Wednesday, July 12, 2006

A Hazard of New Fortunes

At one time, William Dean Howells was considered one of the big guns of 19th C American Lit - up there with Melville, Hawthorne, Twain, etc. But (based on my research, i.e. reading the afterword to A Hazard of New Fortunes) his reputation seems to have taken a serious hit sometime after the rise of modernism and the kind of novels he wrote aren't that fashionable in lit-fic circles. I don't think too many people nowadays are familiar with his work, which is too bad, IMHO.

Anyway, here are some things I liked about the book, along with some half-assed speculations/generalizations about why Howells's star has faded:

1. The "Journalistic" Aspect - Probably the most striking/coolest thing about the book from the perspective of a resident of 21st C New York City is the picture it paints of late 19th C New York City life. For instance, there's a relatively large section in the early part of the book that is all about the problems of finding a suitable NYC apartment - it was very neat to compare what has changed (which neighborhoods were considered good) with what hasn't (finding an apartment is a pain in the ass). There's also lots of great stuff about how the relatively new Elevated Train changed the way people lived their lives (not to mention another chunk of the book that deals with early transit worker strikes).

One of my big beefs with modernist & post-modernist novelists is that, for the most part, they've given up on this journalistic/documentarian aspect of the novel. "A Hazard of New Fortunes" tries to convey a sense of what day-to-day life was like, in a very matter-of-fact, laid-back manner.

I think the journalistic aspect has faded for two major reasons: One, modernist and post-modernist novels seem to be much more focused on issues of Identity. Take Philip Roth's "Zuckerman Unbound" (chosen because this is one of my favorite novels, so I feel that I am allowed to pick on it a little): lots of stuff about what it means to be Jewish (of a contempo, secular bent) and what it means to be a writer who has taken his Jewishness as a subject but virtually nothing on what it is like to live in NYC during the 1960s. Not that Roth is under any obligation to provide any "documentary details", but when every novel becomes, essentially, What It Means to Be Me, lit-fic (as a whole) becomes dangerously close to being swallowed up by solipsistic quicksand. Two, I wonder if narrative film & TV have somewhat displaced the novel in this regard. That's a bigger, sociological question that I am completely unprepared to answer, though.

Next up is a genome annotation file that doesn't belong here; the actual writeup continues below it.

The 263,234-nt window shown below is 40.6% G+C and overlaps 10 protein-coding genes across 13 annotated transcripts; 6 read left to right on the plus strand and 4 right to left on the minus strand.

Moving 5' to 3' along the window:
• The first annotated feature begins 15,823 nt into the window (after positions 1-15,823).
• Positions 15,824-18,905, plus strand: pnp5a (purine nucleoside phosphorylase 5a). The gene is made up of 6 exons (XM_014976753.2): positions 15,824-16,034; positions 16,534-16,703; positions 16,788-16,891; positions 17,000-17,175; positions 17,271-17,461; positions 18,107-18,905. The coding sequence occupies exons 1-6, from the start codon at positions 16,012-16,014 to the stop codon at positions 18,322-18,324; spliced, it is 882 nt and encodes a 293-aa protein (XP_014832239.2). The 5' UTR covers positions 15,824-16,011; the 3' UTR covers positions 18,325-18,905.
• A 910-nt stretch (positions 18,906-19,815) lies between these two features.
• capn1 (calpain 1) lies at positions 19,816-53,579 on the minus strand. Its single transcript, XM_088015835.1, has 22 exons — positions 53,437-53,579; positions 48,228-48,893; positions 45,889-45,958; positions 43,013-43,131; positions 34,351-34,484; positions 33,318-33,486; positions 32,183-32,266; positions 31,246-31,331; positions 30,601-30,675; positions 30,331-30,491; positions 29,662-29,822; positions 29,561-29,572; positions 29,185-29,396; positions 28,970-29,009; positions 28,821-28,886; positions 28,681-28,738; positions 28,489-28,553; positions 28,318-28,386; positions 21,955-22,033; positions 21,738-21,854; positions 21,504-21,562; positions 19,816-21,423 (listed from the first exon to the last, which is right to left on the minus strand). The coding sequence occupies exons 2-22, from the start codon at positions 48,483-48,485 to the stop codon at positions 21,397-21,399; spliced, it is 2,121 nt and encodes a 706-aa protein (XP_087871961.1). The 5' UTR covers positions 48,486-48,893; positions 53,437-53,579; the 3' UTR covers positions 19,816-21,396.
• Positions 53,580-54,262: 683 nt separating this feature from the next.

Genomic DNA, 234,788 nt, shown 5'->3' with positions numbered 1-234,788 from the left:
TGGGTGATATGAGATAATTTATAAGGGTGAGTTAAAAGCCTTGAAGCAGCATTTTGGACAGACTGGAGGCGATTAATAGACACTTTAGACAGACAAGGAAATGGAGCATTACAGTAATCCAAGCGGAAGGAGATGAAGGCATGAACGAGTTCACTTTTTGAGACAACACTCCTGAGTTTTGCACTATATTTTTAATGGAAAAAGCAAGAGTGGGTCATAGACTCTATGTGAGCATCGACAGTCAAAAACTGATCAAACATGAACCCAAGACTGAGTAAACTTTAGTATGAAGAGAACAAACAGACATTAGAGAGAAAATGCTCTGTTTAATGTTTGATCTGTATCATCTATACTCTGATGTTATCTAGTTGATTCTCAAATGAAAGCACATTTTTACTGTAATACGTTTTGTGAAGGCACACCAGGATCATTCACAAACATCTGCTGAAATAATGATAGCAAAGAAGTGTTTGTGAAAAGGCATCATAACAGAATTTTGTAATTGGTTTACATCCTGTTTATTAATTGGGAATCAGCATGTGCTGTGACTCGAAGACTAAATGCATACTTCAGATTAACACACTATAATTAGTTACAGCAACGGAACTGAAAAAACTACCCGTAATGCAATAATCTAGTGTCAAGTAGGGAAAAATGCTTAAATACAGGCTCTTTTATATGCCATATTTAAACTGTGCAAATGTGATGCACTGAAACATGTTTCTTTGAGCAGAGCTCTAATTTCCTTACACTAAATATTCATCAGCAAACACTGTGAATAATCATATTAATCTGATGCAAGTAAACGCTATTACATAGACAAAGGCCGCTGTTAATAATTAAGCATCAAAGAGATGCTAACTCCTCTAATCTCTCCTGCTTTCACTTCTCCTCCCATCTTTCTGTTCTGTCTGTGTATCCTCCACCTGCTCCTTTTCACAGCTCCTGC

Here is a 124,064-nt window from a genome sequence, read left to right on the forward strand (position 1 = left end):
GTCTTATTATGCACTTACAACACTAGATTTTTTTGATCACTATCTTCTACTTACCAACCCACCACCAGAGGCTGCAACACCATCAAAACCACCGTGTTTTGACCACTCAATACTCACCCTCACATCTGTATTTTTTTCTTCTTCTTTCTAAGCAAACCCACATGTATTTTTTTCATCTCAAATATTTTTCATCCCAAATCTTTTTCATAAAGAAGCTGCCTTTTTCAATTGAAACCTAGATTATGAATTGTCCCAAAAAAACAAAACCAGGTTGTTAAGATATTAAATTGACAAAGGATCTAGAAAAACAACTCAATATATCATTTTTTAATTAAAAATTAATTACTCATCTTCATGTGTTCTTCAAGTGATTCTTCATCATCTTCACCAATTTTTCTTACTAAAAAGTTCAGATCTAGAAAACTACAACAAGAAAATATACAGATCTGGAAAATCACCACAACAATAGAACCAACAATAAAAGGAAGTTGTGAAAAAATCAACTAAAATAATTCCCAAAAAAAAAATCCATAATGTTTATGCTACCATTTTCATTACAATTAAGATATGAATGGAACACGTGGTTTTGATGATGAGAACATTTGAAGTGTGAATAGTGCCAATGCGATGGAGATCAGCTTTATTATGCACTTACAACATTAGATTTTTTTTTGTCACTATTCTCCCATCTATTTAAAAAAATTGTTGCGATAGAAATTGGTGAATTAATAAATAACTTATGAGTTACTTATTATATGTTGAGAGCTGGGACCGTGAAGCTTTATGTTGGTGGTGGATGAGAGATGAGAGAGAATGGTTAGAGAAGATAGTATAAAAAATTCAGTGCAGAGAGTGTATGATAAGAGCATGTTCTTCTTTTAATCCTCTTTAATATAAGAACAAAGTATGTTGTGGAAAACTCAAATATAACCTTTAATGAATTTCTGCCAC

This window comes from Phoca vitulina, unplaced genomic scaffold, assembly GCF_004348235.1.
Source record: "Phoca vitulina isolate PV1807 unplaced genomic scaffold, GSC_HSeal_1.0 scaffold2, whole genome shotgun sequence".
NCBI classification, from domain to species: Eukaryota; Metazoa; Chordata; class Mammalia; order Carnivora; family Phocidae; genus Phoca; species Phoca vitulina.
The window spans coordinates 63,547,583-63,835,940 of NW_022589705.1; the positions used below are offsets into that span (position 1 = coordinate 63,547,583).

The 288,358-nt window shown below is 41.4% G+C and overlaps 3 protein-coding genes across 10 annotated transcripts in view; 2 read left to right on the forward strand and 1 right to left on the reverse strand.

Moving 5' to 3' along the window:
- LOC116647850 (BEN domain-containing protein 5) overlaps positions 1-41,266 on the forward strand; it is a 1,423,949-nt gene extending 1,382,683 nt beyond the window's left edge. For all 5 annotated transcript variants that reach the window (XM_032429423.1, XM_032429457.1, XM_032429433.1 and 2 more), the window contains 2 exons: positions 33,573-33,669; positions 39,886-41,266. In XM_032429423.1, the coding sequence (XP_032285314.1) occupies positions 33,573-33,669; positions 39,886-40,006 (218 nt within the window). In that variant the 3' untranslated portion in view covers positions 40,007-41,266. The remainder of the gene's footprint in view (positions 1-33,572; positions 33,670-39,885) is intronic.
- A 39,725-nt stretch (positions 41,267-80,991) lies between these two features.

2. The Characters - Of course I enjoy reading about characters that I can "identify with", but I also really like it when I'm reading an older novel and come across characters I can identify from my life. For instance, one of the main characters in the book is an artist living the NYC bohemian lifestyle while being supported by his father (a laborer from Upstate): I can easily imagine a lot of the parent-supported bohemians that I know making the same kind of rationalizations that Howells's artist character does.

3. No Big Deal - Compared to the other 19th C American Lit I've read, Howells's books are pretty low key: they aren't epics or huge tragedies or searing indictments of anything. They're much more modest and operate on a very down-to-earth level. "A Hazard of New Fortunes" doesn't go after a Big Theme and, if it can be honestly said to be "About" anything (in the sense that students write papers about
how a novel is "about" something) it's about what life was like in NYC at the end of the 19th C and, somewhat more specifically, about how the economic realities of 19th C America shaped NYC society. But it goes about its business in a fairly unfocused manner. Howells isn't interested in the Great Capitalized Themes: Love, Death, Honor, Revolution, Evil, Progress, etc. Or rather, he's not interested in capitalizing any of these themes - they're all there, floating around, but none ever threatens to take over the book.

I think, to a certain extent, we overvalue Big, Searing, Great Novels and undervalue novels that might be just as good, but keep a much lower profile. Not that there's anything wrong with Big, Searing, Great Novels, but variety being the spice of life and all that. (By "we" here, I might mean "Americans", as it seems the Brits, for
example, have done a pretty good job of honoring lower-key, "domestic" authors, like Trollope, for instance).

1 comment:

miriam said...

I read a couple of his novels and found them quite enjoyable. Sometimes writers who are not quite immortal are quite good fun.